“Creatively” interpreting the rules to gain an advantage over the competition has long been a tradition in motorsport, and it’s something that Ford is just as guilty of as anyone else.
Take, for instance, Ford’s car from the 2003 FIA World Rally Championship. Through a knowledgeable automotive tuner and journalist named Stav from the UK (Facebook page), we learned that the 2003 Ford Focus RS WRC used an ingenious, mostly-hidden system to store excess pressurized air from the turbocharger in a titanium tank until it could be advantageously crammed into the engine on straight portions of the course, elevating power beyond what would otherwise have been possible.
The pneumatic tank, which displaced 45 liters and was made from 2-mm-thick titanium, was situated at the back of the car, hidden by a sizable rear bumper. A 30-mm-wide titanium pipe with an electronic butterfly valve ran between it and the intake manifold, downstream from the 34-mm restrictor plate that all WRC cars were required to run at the time. That restrictor kept the engine from ever seeing its true power potential – under normal circumstances.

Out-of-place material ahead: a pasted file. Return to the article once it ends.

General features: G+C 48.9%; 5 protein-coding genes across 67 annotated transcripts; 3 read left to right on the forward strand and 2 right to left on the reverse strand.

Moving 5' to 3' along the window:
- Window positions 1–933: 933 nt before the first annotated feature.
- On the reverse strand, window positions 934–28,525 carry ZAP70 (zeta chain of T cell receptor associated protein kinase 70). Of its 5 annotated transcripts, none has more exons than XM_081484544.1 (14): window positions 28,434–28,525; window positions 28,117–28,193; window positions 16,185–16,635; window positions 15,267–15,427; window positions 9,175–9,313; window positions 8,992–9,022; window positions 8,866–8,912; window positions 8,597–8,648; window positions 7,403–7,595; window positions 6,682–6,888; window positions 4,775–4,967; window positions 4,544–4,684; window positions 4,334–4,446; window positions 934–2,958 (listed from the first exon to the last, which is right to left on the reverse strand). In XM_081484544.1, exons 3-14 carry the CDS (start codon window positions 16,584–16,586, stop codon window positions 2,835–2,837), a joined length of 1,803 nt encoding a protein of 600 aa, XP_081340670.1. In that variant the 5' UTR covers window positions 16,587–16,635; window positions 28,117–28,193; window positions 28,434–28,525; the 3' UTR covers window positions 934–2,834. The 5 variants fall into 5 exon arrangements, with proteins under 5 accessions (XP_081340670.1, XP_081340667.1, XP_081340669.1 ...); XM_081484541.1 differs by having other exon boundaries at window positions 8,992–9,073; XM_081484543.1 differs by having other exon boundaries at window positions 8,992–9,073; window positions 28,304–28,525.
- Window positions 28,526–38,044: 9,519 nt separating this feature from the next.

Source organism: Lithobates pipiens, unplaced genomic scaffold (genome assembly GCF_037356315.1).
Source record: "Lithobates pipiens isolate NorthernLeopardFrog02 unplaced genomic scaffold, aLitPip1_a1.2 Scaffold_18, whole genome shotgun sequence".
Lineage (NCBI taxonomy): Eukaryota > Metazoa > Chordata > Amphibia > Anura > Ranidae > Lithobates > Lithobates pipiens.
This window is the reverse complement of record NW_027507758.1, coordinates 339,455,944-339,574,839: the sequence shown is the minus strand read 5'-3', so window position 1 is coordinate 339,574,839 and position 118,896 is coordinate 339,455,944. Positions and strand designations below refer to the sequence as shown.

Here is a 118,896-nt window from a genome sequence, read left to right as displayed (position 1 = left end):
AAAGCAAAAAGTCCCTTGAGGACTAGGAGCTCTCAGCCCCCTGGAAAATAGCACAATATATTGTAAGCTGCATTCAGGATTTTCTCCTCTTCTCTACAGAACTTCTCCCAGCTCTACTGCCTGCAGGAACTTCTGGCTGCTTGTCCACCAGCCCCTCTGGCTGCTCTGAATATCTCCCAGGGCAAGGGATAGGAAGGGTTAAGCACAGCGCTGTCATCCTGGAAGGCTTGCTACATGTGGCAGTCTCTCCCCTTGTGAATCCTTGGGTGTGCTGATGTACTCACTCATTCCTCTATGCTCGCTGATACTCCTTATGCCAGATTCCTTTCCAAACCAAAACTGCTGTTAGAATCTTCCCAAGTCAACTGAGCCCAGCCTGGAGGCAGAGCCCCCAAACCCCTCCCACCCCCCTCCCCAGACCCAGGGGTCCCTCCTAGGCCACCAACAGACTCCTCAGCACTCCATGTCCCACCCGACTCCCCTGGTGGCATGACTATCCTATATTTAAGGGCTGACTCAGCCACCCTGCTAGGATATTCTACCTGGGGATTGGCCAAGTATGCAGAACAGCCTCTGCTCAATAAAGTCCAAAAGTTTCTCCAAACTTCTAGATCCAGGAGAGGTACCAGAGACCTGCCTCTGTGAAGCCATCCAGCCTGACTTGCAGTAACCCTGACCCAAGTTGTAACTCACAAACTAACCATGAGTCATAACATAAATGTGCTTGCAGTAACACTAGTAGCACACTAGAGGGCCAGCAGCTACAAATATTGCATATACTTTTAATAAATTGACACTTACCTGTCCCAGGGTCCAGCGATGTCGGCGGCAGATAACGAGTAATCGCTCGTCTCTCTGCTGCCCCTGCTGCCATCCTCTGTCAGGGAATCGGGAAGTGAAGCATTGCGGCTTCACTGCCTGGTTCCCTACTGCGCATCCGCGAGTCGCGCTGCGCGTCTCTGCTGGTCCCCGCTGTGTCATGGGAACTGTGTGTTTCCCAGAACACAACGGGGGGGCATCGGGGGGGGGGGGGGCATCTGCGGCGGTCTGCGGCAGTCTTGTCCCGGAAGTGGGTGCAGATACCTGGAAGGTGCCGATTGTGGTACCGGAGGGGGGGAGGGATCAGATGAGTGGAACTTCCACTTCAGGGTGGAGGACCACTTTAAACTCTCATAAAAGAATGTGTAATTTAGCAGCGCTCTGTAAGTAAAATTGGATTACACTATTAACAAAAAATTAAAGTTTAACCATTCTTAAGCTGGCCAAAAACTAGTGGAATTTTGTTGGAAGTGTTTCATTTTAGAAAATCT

See, during part- and off-throttle driving, excess boost was funneled into the Ford Focus WRC’s tank by the butterfly valve. Later, when the driver pushed the throttle to the floor, the valve would let that stored pressurized air loose, providing a momentary surge of fresh air greater than what could be achieved with the restrictor plate in the way. Since the stored air had passed through the restrictor the first time around, on its way to accumulating in the tank, the system technically abided by the rule that said that all intake air must pass through the restrictor.
Strictly speaking, it was “legal.”
It took only three rally events before the Ford Focus RS WRC 03’s “surge tank” system was banned, although it’d never quite managed to be the ace in the hole that Ford had hoped for, anyway. Still, we think its a brilliant – albeit inelegant – workaround to the restrictor plate problem. Bravo, Ford.